Midurethral slings are largely considered the gold standard for treating stress urinary incontinence (SUI), with an estimated 250,000 midurethral sling procedures performed yearly in the United States.1 Stress urinary incontinence affects one in three women in their lifetimes,2 and once treated, patients often have a significant improvement in quality of life, including increased ability to exercise, laugh and engage in sexual activity.2,3 Given the minimally invasive nature and shorter operative time of midurethral slings, these procedures have largely replaced traditional, more invasive procedures, such as the autologous fascial sling and open retropubic urethropexy (Burch colposuspension), over the past decade.4–8
Overall, the midurethral sling has been extensively researched and found to be safe and effective in the short (less than 1 year) and medium term (1–5 years).2 Patients can experience complications which include pain, mesh exposure, as well as continued or recurrent SUI.9–11 Although complication and failure rates are well characterized in less than 5 years of follow-up, there is limited long-term (more than 5 years) evidence for safety (complications) and efficacy (success or failure).2,12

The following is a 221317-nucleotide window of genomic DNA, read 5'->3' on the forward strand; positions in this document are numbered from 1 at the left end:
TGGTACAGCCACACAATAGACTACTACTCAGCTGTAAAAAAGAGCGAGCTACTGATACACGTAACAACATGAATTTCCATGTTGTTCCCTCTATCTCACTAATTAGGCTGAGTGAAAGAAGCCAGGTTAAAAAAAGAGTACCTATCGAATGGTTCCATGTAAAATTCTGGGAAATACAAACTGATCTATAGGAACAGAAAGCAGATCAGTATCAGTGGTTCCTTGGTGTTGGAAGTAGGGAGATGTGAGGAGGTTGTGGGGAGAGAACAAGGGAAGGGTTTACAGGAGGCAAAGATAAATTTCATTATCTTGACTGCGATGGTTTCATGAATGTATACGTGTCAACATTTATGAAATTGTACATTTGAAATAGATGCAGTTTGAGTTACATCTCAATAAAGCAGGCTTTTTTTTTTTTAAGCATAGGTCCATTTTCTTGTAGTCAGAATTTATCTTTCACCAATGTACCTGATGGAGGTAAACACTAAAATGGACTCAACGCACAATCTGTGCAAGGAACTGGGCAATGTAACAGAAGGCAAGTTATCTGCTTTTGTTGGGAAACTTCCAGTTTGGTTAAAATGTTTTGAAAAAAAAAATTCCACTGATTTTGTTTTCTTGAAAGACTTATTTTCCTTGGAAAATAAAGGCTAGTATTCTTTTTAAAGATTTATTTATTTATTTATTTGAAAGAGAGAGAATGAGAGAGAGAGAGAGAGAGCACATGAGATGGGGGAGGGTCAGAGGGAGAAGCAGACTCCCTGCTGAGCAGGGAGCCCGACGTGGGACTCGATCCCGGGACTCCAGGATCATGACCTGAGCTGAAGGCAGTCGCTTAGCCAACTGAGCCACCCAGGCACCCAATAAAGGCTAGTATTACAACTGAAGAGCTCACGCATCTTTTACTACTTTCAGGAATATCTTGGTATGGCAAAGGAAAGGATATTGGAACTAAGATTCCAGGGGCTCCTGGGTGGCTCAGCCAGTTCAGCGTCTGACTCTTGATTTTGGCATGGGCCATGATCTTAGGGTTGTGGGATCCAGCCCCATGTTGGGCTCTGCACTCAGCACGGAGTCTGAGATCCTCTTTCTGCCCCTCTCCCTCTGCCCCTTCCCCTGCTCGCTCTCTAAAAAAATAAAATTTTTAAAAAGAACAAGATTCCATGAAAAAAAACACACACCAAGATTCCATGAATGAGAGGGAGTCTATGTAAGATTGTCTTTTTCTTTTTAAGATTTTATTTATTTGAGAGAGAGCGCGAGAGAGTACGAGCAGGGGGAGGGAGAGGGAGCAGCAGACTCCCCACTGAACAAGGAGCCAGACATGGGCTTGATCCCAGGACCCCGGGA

In 2011 the U.S. Food and Drug Administration (FDA) published a safety communication in response to concerns over surgical complications involving the use of transvaginal mesh for pelvic organ prolapse.13 This statement raised concerns about the efficacy and safety of transvaginal mesh for pelvic organ prolapse, and the FDA ultimately banned its production and sale on April 16, 2019.14 Despite explicit exclusion of mesh used for treatment of SUI in the FDA communications, litigation efforts have included both transvaginal mesh used for SUI and pelvic organ prolapse, and more than 50,000 women have joined class action lawsuits alleging mesh complications from both types of procedures.15 These financial and public concerns related to safety have increased awareness of all synthetic mesh use in pelvic floor disorders including SUI. Several countries (eg, Australia, New Zealand) have recently banned or paused the use of midurethral sling mesh, and many of the companies that supply midurethral slings have stopped producing them.15 The situation facing the midurethral sling is a challenging one. Although the advantages of midurethral slings include minimal invasive approach, shorter operative and recovery times, and high efficacy rates, there are increasing concerns from the public and medical community with mesh related adverse events.1,2 With this in mind, our objective was to measure the long-term (more than 5 years) reoperation risk for mesh revision or removal (safety) and recurrent SUI (efficacy) after midurethral sling surgery.